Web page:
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Financial Obstacles and Inter-Regional Flow of Funds

  • Benjamin Moll
  • Robert M. Townsend
  • Victor Zhorin

Motivated by evidence from the micro data that the type of financial frictions faced by individuals varies across regions within countries, we develop a general equilibrium framework that encompasses different micro financial underpinnings. We use it to compare the implications of two concrete frictions, limited commitment and moral hazard, and argue that these have potentially very different implications at both the macro and the micro level. Aggregate productivity is depressed in the two regimes but for completely different reasons: under limited commitment capital is misallocated across heterogeneous firms. In contrast, under moral hazard, productivity is endogenously lower at the firm level because entrepreneurs exert suboptimal effort. Occupational choice, productivity and firm size distribution, income and wealth inequality, and the speed of individual transitions also differ markedly. We also present an economy with different frictions in different regions. Such mixture regimes turn out to be different from simple convex combinations of the pure moral hazard and pure limited commitment regimes, and they produce interregional patterns of aggregate income, capital and labor flows and external finance that resemble rural-urban patterns observed in the data.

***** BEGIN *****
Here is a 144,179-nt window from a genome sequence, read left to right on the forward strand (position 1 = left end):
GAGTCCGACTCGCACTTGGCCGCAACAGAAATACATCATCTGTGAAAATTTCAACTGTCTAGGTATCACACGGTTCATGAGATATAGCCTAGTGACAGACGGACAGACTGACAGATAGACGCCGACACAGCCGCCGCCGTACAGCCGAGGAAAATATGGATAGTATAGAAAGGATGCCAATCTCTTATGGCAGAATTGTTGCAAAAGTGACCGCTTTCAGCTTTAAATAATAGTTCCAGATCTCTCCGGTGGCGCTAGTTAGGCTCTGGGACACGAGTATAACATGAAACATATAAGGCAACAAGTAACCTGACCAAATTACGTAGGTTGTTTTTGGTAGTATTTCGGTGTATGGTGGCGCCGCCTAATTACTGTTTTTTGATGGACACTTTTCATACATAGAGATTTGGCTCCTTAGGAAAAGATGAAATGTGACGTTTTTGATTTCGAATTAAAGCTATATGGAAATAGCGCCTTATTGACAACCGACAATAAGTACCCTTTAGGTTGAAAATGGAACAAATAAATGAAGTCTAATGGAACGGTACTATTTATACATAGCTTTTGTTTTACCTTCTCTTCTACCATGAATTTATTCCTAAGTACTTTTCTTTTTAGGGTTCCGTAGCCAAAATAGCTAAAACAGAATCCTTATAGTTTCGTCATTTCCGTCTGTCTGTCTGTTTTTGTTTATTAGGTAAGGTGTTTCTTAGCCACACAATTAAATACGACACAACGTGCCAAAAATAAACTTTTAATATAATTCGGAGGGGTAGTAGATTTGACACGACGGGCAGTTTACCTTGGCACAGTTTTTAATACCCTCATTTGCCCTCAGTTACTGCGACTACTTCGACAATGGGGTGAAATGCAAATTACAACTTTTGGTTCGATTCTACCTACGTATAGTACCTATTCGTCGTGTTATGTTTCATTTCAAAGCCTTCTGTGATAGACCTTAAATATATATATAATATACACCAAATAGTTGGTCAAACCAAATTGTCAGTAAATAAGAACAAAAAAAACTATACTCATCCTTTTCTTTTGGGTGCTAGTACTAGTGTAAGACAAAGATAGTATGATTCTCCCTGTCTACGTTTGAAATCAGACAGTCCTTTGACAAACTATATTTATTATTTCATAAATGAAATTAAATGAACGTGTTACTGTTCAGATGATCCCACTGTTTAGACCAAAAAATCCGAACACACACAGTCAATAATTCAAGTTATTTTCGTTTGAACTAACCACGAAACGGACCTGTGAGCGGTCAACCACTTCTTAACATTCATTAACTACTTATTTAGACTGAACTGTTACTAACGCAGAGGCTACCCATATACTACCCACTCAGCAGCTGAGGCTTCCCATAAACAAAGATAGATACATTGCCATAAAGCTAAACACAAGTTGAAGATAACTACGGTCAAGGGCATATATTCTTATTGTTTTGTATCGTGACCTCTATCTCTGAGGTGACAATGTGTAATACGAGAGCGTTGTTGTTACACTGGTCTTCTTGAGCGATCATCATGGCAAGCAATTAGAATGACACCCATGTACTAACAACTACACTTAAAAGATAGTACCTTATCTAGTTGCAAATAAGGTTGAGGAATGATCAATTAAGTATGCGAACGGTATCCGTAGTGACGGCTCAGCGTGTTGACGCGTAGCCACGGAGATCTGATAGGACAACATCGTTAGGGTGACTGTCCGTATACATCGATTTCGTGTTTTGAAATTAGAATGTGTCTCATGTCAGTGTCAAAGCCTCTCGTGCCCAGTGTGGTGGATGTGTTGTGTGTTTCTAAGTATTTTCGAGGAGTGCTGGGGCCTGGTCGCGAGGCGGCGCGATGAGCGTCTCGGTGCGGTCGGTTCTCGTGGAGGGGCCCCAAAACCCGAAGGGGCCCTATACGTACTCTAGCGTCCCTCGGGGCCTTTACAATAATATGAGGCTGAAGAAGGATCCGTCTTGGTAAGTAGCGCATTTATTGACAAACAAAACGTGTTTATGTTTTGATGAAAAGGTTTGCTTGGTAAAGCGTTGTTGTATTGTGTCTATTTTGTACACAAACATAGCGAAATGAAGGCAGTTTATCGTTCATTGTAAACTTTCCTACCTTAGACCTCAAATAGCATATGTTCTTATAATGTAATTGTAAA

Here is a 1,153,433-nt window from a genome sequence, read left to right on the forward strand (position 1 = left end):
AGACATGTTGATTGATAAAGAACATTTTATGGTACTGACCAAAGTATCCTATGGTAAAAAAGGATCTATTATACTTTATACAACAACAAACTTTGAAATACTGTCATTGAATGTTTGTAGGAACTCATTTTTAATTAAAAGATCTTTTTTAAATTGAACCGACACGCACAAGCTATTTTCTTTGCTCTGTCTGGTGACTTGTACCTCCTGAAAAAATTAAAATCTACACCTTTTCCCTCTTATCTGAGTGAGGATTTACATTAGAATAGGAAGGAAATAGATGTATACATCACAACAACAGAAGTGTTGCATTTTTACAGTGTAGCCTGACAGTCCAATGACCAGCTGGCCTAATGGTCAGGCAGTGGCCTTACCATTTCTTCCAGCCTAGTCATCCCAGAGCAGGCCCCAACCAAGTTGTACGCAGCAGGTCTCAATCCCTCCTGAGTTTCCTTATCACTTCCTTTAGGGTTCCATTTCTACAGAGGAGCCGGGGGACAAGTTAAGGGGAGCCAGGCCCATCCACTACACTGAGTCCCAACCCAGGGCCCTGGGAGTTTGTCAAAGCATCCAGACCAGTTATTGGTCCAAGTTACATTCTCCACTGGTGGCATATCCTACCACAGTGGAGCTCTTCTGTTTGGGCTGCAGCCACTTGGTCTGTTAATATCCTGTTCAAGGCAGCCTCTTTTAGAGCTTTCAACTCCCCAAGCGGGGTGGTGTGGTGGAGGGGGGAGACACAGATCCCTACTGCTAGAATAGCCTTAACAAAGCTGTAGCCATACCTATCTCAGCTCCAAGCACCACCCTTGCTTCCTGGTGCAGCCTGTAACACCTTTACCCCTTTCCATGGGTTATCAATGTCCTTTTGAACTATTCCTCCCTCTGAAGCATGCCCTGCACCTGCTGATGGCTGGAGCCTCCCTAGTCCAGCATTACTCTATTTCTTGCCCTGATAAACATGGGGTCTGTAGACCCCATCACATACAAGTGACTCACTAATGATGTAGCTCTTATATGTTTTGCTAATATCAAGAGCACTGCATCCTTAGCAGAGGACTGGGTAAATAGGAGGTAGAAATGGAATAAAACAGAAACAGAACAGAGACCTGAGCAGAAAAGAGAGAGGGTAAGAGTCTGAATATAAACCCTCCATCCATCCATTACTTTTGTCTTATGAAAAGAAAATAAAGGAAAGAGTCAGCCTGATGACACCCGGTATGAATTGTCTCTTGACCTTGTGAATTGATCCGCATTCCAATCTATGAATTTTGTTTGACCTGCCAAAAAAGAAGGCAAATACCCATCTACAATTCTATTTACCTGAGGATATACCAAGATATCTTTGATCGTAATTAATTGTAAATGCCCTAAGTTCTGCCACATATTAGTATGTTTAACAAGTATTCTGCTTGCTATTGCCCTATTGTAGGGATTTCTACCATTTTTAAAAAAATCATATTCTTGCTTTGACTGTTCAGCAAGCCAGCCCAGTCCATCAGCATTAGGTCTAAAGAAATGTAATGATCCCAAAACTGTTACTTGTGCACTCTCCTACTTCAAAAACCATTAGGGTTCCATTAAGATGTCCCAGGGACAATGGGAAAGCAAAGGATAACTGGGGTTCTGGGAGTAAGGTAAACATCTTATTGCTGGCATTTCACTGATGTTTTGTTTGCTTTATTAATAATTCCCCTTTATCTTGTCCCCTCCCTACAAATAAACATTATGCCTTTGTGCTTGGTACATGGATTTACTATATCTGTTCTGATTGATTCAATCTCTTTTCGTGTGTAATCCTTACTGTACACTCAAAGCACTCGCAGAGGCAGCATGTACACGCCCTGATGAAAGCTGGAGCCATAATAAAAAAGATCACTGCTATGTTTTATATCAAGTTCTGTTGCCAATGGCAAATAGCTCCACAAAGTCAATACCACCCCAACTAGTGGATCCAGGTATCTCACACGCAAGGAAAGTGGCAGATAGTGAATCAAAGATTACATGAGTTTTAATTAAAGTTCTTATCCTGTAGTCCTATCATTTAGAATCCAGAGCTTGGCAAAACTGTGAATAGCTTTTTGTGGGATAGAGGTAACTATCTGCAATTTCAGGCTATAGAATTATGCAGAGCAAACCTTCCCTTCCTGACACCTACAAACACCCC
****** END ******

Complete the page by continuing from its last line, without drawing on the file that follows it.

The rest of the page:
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Paper provided by National Bureau of Economic Research, Inc in its series NBER Working Papers with number 19618.

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Date of creation: Nov 2013
Date of revision:
Handle: RePEc:nbr:nberwo:19618
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